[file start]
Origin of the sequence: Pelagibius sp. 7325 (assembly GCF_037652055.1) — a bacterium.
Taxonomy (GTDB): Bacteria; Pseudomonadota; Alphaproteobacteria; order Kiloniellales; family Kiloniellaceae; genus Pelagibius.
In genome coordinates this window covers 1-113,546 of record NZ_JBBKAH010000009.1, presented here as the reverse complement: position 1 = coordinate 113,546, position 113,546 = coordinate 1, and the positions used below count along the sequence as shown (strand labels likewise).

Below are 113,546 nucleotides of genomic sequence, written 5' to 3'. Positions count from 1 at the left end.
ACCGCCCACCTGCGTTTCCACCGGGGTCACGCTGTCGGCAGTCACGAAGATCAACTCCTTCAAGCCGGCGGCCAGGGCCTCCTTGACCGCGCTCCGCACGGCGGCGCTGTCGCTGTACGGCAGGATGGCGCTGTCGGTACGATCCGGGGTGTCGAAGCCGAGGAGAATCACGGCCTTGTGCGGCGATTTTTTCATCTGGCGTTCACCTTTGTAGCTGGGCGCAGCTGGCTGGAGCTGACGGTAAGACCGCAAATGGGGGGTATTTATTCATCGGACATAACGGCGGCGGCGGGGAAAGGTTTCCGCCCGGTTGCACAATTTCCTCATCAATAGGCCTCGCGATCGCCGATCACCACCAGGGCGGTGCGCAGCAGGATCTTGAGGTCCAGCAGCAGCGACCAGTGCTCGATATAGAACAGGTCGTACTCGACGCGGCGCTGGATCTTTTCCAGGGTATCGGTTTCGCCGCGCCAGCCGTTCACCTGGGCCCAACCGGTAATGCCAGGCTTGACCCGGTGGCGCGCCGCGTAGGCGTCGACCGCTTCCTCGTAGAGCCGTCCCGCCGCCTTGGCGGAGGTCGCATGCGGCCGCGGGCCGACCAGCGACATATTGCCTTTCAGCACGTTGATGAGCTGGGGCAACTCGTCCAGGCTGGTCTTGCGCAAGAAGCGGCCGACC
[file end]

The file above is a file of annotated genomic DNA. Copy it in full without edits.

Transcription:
Origin of the sequence: Pelagibius sp. 7325 (assembly GCF_037652055.1) — a bacterium.
Taxonomy (GTDB): Bacteria; Pseudomonadota; Alphaproteobacteria; order Kiloniellales; family Kiloniellaceae; genus Pelagibius.
In genome coordinates this window covers 1-113,546 of record NZ_JBBKAH010000009.1, presented here as the reverse complement: position 1 = coordinate 113,546, position 113,546 = coordinate 1, and the positions used below count along the sequence as shown (strand labels likewise).

Below are 113,546 nucleotides of genomic sequence, written 5' to 3'. Positions count from 1 at the left end.
ACCGCCCACCTGCGTTTCCACCGGGGTCACGCTGTCGGCAGTCACGAAGATCAACTCCTTCAAGCCGGCGGCCAGGGCCTCCTTGACCGCGCTCCGCACGGCGGCGCTGTCGCTGTACGGCAGGATGGCGCTGTCGGTACGATCCGGGGTGTCGAAGCCGAGGAGAATCACGGCCTTGTGCGGCGATTTTTTCATCTGGCGTTCACCTTTGTAGCTGGGCGCAGCTGGCTGGAGCTGACGGTAAGACCGCAAATGGGGGGTATTTATTCATCGGACATAACGGCGGCGGCGGGGAAAGGTTTCCGCCCGGTTGCACAATTTCCTCATCAATAGGCCTCGCGATCGCCGATCACCACCAGGGCGGTGCGCAGCAGGATCTTGAGGTCCAGCAGCAGCGACCAGTGCTCGATATAGAACAGGTCGTACTCGACGCGGCGCTGGATCTTTTCCAGGGTATCGGTTTCGCCGCGCCAGCCGTTCACCTGGGCCCAACCGGTAATGCCAGGCTTGACCCGGTGGCGCGCCGCGTAGGCGTCGACCGCTTCCTCGTAGAGCCGTCCCGCCGCCTTGGCGGAGGTCGCATGCGGCCGCGGGCCGACCAGCGACATATTGCCTTTCAGCACGTTGATGAGCTGGGGCAACTCGTCCAGGCTGGTCTTGCGCAAGAAGCGGCCGACC